As you read this, I hope this doesn’t prevent you from pursuing a new health or fitness journey. The aim is for you to evaluate your goals and ensure that the goals you pursue will truly result in you feeling better, physically and mentally. My encouragement is this: to approach a health or fitness goal with a sense of gratitude towards your body, rather than a sense of shame. This will grant you the freedom to accept the unchangeable, find joy in the mundane aspects of health and fitness, and allow for room to discover authentic passion in the health and fitness journey rather than the destination.

Comparison is the thief of joy. Don’t try to live someone else’s life or satisfy someone else’s expectations. Life your best life, and live it for yourself.

To put this message into practice, I propose a new thought process as to how you can approach body image, fitness, and nutrition:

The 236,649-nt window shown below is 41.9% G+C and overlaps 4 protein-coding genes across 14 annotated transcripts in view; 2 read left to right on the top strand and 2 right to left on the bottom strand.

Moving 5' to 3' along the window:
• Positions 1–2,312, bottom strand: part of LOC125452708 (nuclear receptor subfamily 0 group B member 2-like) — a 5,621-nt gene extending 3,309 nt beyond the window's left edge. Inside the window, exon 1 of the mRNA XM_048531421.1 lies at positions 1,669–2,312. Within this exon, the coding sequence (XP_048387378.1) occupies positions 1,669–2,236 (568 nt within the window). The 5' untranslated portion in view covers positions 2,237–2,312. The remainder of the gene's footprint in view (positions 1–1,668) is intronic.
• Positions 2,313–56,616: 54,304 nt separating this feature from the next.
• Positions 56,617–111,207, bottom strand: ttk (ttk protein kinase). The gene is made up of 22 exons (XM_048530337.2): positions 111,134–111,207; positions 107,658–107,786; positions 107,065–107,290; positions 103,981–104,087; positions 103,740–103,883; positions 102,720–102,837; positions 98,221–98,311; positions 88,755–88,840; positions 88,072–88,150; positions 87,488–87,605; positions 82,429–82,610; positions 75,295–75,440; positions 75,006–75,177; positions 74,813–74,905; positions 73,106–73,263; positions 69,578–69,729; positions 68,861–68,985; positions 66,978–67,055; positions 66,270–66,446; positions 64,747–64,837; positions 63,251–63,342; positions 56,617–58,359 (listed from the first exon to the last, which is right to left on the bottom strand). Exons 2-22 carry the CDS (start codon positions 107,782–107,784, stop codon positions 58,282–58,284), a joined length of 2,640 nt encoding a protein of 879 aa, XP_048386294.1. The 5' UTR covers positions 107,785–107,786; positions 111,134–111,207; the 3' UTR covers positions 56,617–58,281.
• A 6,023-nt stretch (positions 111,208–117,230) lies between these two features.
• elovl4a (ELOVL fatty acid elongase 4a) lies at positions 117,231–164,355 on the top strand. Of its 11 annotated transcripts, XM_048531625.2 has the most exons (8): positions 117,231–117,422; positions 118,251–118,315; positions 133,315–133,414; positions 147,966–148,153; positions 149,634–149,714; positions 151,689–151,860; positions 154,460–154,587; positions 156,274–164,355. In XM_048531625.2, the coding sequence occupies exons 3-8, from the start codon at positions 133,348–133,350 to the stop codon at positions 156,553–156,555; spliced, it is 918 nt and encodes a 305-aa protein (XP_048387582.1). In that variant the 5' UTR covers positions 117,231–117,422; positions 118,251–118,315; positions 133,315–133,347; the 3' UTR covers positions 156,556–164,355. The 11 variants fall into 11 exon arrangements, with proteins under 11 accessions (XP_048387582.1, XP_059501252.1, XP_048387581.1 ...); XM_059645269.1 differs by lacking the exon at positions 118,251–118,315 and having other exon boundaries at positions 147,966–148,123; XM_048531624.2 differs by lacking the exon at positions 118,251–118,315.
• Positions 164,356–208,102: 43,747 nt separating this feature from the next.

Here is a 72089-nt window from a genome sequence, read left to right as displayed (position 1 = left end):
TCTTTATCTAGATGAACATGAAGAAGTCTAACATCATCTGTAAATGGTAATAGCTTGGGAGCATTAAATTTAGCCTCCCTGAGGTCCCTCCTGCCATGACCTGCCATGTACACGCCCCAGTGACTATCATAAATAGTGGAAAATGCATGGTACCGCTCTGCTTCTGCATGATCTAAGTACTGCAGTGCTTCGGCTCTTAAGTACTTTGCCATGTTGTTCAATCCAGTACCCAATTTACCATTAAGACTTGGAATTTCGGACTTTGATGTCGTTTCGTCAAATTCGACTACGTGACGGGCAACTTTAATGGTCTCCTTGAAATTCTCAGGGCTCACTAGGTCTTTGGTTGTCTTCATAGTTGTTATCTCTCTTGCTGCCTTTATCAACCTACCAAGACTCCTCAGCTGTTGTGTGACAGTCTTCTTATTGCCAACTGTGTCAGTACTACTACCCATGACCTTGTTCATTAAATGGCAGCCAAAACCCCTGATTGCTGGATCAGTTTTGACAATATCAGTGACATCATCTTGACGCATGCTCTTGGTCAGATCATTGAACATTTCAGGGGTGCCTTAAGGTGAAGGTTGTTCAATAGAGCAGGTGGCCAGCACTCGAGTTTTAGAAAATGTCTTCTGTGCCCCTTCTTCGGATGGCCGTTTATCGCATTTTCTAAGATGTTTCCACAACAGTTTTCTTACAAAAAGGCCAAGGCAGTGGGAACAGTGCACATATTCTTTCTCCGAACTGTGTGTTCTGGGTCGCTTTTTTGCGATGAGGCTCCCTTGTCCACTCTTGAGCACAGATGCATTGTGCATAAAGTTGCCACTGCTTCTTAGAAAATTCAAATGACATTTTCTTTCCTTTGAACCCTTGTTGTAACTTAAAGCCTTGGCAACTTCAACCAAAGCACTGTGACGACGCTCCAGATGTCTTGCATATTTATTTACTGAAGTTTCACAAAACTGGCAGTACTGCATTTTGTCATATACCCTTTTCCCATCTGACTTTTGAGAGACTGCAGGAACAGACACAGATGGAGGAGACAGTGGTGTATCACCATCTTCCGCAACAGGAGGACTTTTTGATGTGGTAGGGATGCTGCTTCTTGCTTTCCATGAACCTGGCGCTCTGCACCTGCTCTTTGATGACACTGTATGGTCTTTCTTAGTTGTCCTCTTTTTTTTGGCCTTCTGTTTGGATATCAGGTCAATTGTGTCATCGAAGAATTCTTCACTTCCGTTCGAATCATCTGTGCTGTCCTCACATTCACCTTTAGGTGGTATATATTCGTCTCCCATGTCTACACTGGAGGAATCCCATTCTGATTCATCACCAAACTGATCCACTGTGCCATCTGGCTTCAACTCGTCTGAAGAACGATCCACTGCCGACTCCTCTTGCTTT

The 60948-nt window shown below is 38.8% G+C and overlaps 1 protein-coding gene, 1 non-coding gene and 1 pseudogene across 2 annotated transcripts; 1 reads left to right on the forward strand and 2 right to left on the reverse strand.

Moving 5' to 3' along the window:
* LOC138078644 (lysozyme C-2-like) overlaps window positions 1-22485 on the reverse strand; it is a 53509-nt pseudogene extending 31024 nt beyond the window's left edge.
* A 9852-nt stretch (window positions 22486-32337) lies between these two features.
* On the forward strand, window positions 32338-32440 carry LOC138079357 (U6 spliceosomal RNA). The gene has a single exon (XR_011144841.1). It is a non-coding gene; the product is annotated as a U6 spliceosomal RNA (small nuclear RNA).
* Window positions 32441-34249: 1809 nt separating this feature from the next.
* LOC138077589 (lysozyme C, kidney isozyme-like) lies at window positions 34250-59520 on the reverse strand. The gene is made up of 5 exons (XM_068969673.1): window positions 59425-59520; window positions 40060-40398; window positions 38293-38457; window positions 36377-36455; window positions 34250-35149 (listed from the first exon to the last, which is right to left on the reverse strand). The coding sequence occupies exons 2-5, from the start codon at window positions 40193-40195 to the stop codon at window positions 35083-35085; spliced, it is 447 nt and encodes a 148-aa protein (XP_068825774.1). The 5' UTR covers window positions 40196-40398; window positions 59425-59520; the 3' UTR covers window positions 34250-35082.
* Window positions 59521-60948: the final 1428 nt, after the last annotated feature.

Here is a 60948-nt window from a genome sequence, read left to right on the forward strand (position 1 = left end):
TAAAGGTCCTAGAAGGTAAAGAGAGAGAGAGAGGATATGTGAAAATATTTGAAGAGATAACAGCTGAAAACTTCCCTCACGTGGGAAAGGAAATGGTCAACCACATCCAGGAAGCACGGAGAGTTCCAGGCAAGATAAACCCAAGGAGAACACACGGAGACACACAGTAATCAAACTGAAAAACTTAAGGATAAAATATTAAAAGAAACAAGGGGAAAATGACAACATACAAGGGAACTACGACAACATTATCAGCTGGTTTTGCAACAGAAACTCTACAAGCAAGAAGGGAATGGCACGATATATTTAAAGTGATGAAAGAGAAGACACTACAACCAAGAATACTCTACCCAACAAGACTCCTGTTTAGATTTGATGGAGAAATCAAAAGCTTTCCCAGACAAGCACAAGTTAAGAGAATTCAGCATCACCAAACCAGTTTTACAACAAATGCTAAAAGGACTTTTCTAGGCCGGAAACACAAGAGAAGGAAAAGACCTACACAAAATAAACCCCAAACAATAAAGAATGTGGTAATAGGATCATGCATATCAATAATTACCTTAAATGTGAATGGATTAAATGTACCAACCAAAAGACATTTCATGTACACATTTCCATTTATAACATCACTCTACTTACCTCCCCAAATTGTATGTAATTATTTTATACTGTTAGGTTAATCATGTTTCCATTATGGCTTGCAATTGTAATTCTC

1. I will move my body in a way I enjoy so that I continue to feel inspired to do so.

2. As I continue to move my body, I will need to fuel and nourish it. I will choose foods that are nourishing for my body (nutrient-dense) and foods that nourish my soul (foods I crave).

3. As I nourish my body and soul, I will feel physically and mentally better, gaining an appreciation and gratitude for the life my body allows me to live.

4. Through the way I nourish and care for my body, I enhance my overall wellbeing, increasing my gratitude for my body and desire to care for and nourish it.

Notice the cyclical nature of these processes? It’s called a spiral of health and healing, and it’s a great place to be.

References:
1. Muennig, P. The body politic: the relationship between stigma and obesity-associated disease. BMC Public Health 8, 128 (2008). https://doi.org/10.1186/1471-2458-8-128
2. Fiscella, K., & Williams, D. R. (2004). Health disparities based on socioeconomic inequities: Implications for Urban Health Care. Academic Medicine, 79(12), 1139–1147. https://doi.org/10.1097/00001888-200412000-00004.
3. Baum, C. L., & Ruhm, C. J. (2009). Age, socioeconomic status and obesity growth. Journal of Health Economics, 28(3), 635–648. https://doi.org/10.1016/j.jhealeco.2009.01.004